No more Court Supervision for "Excessive Speeding"
Julie's Law and its effect on Illinois Motorists
On July 20th of this year, Governor Pat Quinn signed into law, "Julie's Law", which prohibits courts from granting supervision to any defendant charged with operating a vehicle on a highway at a speed greater than 30 mph over the posted speed limit, or in excess of 25 mph in an urban district. This law was named after Julie Gorczysnki who was killed after being struck by a driver going 76 mph in a 40 mph zone. The offending driver had been placed on court supervision seven times for "Excessive Speeding." "Julie's Law" will go into effect on July 1, 2013.
To read the full article, click here.
Currently, Illinois law provides that you cannot receive more than two supervisions for moving violations within a 12 month period. Further, for speeds in excess of 40+ mph over the limit, you cannot receive court supervision at all. The intention of this new legislation is to suspend the driver's license of those individuals who are charged with "Excessive Speeding" by eliminating the discretion of Judges and prosecutors when assigning a disposition in these traffic matters.
For a more thorough discussion on Speeding offenses and the "Points" system, click here.
My concern about this new legislation, is that it will unfairly punish the infrequent "Speeder" with a clean driving record, when it is actually intended to target the habitual offender. As a result, many average drivers may face driver's license suspensions, which could in effect, destroy their livelihood. For many individuals, a valid driver's license is critical to remaining gainfully employed.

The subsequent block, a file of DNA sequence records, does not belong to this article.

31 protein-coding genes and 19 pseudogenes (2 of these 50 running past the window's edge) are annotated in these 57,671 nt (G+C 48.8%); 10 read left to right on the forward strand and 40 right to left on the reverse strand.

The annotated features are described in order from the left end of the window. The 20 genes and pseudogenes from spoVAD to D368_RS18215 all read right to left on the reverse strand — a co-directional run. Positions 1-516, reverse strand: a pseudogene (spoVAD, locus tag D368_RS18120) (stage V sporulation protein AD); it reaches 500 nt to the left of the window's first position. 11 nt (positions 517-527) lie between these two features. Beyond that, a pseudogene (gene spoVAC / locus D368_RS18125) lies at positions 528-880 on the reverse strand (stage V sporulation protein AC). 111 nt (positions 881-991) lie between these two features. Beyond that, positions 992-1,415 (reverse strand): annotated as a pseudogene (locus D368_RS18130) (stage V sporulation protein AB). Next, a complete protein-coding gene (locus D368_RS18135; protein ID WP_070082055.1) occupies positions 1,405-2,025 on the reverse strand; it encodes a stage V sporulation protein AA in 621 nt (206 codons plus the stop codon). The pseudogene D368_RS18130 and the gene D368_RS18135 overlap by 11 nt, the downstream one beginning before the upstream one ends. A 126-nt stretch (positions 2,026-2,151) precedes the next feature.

Now more than ever, it will be imperative for drivers charged with "Excessive Speeding" to hire an attorney to hopefully avoid receiving a conviction and/or suspension of their driver's license.
Though the intention of this new legislation is admirable, I believe the result will do more harm than good. Every situation is unique, and when the legislature takes away the discretion of our Judiciary, we are required to group all individuals together, regardless of the facts and circumstances surrounding the case. As a result, there will be a greater number of individuals contesting these matters because their livelihoods will be at stake.